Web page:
Rose Main Reading Room at the New York Public Library

New York Public LibraryI returned to the Schwarzman Building of the New York Public Library on Sunday to continue digging for a June 1969 article for my author friend in Southern California. This time I was successful, locating the article on reels of New York Post microfilm in about an hour.

This left me time to wander the halls of this 102-year-old Beaux Arts building. Designed by Carrère & Hastings, this was at the time the largest marble structure ever attempted in the United States. Unfortunately, many of the library’s rooms are closed on Sundays. But the Rose Main Reading Room, thankfully, was open for me to admire. From the library’s website:

The Deborah, Jonathan F. P., Samuel Priest, and Adam R. Rose Main Reading Room is a majestic public space, measuring 78 feet by 297 feet—roughly the length of two city blocks—and weaving together Old World architectural elegance with modern technology. … Here, patrons can read or study at long oak tables lit by elegant bronze lamps, beneath fifty-two foot tall ceilings decorated by dramatic murals of vibrant skies and billowing clouds. Since the General Research Division’s opening day on May 23, 1911, vast numbers of people have entered the main reading room. Literary figures such as Norman Mailer, Isaac Bashevis Singer, Elizabeth Bishop, E. L. Doctorow, and Alfred Kazin have cited the division as a major resource for their work.

As I walked the perimeter of the 297-foot-long room, admiring the ceilings, I couldn’t help but wish I were among those using the tables to read and write on their notebook computers. These people couldn’t ask for a more beautiful space to work.

Fora brief history of the building, visit this page of the library’s website. Or, for the comprehensive (and beautiful) guide to the library and its architecture, check out
The New York Public Library: The Architecture and Decoration of the Stephen A. Schwarzman Building by Henry Hope Reed and Francis Morrone.

Below are a few more photos that I took on Sunday afternoon.

Rose Main Reading Room
Rose Main Reading Room
Rose Main Reading Room
Rose Main Reading Room
Astor Hall
Astor Hall, the library’s magnificent entrance hall, with a 37-foot vaulted ceiling
Astor Hall
Astor Hall, the library’s magnificent entrance hall, with a 37-foot vaulted ceiling
New York Public Library
Mayor Fiorello La Guardia is credited with nicknaming the lions flanking the library’s entrance “Patience” and “Fortitude.”

Bryant Park on a Saturday Morning in May

Bryant Park

A research trip to the New York Public Library brought me to Bryant Park last Saturday morning. A friend of mine in Southern California who is working on a book hired me to dig up a newspaper article from 1969. Three hours of scrolling through microfilm of the New York Post and New York Daily News in Room 100 of the Schwarzman Building proved fruitless. But arriving at the library before its 10 a.m. opening offered the opportunity to enjoy Bryant Park and shoot some images while the sun was still low and the crowds still light. 

This 9.6-acre space in Midtown has a long and varied history. It has served as a potter’s field (yes, a burial ground), a distributing reservoir with 50-foot high walls (the tops of which formed a promenade), a Crystal Palace Exhibition and an encampment for Union troops during the Civil War. Read more about Bryant Park’s history here.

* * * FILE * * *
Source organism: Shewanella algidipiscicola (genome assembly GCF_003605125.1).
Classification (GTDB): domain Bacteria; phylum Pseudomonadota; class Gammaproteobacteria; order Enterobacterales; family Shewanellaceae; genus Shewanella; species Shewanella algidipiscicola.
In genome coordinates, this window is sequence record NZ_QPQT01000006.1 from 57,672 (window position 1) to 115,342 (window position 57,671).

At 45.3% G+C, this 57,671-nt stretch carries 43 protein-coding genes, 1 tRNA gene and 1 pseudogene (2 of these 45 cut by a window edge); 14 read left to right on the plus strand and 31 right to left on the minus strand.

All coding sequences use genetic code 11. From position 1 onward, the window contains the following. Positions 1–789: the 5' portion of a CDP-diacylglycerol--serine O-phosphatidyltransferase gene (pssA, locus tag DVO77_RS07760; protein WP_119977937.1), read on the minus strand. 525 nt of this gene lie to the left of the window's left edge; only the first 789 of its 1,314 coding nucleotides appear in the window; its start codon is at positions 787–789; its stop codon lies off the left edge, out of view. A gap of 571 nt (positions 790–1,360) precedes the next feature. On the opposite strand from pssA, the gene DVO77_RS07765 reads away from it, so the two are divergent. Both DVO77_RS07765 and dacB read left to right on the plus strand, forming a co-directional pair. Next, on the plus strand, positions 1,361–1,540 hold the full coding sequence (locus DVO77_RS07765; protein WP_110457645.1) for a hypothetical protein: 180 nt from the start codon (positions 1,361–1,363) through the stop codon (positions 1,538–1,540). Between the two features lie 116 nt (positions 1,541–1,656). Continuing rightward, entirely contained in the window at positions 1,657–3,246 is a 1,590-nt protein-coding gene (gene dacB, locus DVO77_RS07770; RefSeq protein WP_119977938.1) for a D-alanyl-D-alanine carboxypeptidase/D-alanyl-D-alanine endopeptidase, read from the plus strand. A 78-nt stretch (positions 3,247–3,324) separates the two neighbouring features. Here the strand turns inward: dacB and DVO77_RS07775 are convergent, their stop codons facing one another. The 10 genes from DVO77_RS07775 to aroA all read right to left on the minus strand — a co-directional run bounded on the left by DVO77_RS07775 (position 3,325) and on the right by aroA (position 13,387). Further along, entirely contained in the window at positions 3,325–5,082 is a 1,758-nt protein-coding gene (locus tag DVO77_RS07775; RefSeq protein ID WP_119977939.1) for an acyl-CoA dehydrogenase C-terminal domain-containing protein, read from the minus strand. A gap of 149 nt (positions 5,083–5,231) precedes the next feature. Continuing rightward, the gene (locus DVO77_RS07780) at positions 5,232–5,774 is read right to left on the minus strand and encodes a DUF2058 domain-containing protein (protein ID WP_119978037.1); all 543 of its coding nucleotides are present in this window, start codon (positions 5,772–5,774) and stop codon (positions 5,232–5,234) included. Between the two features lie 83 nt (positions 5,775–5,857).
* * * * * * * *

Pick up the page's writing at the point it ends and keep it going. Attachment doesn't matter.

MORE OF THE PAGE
In 1884, the park was named after longtime New York Evening Post editor and civic reformer William Cullen Bryant. Since then, its fate has fallen and risen, reaching a low point in the 1970s, when few people ventured beyond its raised hedges (hard to believe when you see the park now). The story of the park’s revival is a fascinating one, largely the brainchild of urbanist William H. Whyte. The Project for Public Spaces, an organization that builds on the ideas of William H. Whyte, tells an abbreviated version of the park’s restoration:

Bryant Park was rebuilt in 1934 under the direction of Robert Moses, Commissioner of the New York City Parks Department. Because of the stacks of the library located beneath it, The park was raised above the surrounding busy streets and conceived of as an “urban sanctuary.” However, this design created isolation —and invited crime. The park grew to become a haven for drug dealing and other negative activities. After analysis by urbanologist William H. Whyte and Project for Public Spaces in 1981—their report was titled Intimidation or Recreation—a plan for Bryant Park’s reconstruction was developed. It addressed issues such as opening the park’s constricted entrances and removing hedges along its perimeter so that people could more easily view the interior from the sidewalk, and adding semi-commercial uses such as a food and beverage kiosks and a ticket stand. While construction began in 1982, it was not completed until ten years later.

With Whyte’s signature amenities, like movable chairs, concession stands and clean comfort stations, as well as easy physical and visual access to the city blocks around it, Bryant Park now draws visitors at all hours of the day and night, regardless of the weather or season. (I’m actually more familiar with the park in the Winter, when it’s decked out with an ice skating rink, Christmas tree and scores of vendors—and the Southwest Porch serves drinks around a large, warm fire pit.)

But back to Spring. Below are some shots from last Saturday, from tulips to bocce ball to charging stations for mobile devices …

Bryant Park Bryant ParkBryant ParkBryant ParkBryant ParkBryant Park